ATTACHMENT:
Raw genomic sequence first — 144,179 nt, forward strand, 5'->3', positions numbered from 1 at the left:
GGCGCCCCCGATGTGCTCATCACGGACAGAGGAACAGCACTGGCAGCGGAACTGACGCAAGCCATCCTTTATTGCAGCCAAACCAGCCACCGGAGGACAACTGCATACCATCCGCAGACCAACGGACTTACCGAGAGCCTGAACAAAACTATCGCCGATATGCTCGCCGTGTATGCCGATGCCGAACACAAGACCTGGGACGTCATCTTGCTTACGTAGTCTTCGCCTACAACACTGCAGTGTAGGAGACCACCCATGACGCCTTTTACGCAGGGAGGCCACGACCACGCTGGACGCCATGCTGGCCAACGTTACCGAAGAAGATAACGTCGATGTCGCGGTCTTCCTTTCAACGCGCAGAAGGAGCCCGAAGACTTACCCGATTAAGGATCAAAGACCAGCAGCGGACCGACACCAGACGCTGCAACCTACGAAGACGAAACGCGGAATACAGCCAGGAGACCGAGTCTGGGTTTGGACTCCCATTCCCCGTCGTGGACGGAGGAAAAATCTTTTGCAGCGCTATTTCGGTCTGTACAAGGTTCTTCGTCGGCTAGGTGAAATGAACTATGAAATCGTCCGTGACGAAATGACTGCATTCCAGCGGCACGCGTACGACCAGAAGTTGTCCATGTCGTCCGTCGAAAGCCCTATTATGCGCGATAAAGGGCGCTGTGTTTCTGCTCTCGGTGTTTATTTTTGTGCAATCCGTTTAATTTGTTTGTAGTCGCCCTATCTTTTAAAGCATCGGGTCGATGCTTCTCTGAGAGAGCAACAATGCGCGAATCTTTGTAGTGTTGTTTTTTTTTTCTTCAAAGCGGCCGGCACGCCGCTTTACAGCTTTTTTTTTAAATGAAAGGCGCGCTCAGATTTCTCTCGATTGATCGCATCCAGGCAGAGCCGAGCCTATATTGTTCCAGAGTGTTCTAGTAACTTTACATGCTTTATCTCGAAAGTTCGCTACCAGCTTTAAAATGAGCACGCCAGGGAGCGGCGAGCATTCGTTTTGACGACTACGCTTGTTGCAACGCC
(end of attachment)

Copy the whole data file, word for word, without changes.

Raw genomic sequence first — 144,179 nt, forward strand, 5'->3', positions numbered from 1 at the left:
GGCGCCCCCGATGTGCTCATCACGGACAGAGGAACAGCACTGGCAGCGGAACTGACGCAAGCCATCCTTTATTGCAGCCAAACCAGCCACCGGAGGACAACTGCATACCATCCGCAGACCAACGGACTTACCGAGAGCCTGAACAAAACTATCGCCGATATGCTCGCCGTGTATGCCGATGCCGAACACAAGACCTGGGACGTCATCTTGCTTACGTAGTCTTCGCCTACAACACTGCAGTGTAGGAGACCACCCATGACGCCTTTTACGCAGGGAGGCCACGACCACGCTGGACGCCATGCTGGCCAACGTTACCGAAGAAGATAACGTCGATGTCGCGGTCTTCCTTTCAACGCGCAGAAGGAGCCCGAAGACTTACCCGATTAAGGATCAAAGACCAGCAGCGGACCGACACCAGACGCTGCAACCTACGAAGACGAAACGCGGAATACAGCCAGGAGACCGAGTCTGGGTTTGGACTCCCATTCCCCGTCGTGGACGGAGGAAAAATCTTTTGCAGCGCTATTTCGGTCTGTACAAGGTTCTTCGTCGGCTAGGTGAAATGAACTATGAAATCGTCCGTGACGAAATGACTGCATTCCAGCGGCACGCGTACGACCAGAAGTTGTCCATGTCGTCCGTCGAAAGCCCTATTATGCGCGATAAAGGGCGCTGTGTTTCTGCTCTCGGTGTTTATTTTTGTGCAATCCGTTTAATTTGTTTGTAGTCGCCCTATCTTTTAAAGCATCGGGTCGATGCTTCTCTGAGAGAGCAACAATGCGCGAATCTTTGTAGTGTTGTTTTTTTTTTCTTCAAAGCGGCCGGCACGCCGCTTTACAGCTTTTTTTTTAAATGAAAGGCGCGCTCAGATTTCTCTCGATTGATCGCATCCAGGCAGAGCCGAGCCTATATTGTTCCAGAGTGTTCTAGTAACTTTACATGCTTTATCTCGAAAGTTCGCTACCAGCTTTAAAATGAGCACGCCAGGGAGCGGCGAGCATTCGTTTTGACGACTACGCTTGTTGCAACGCC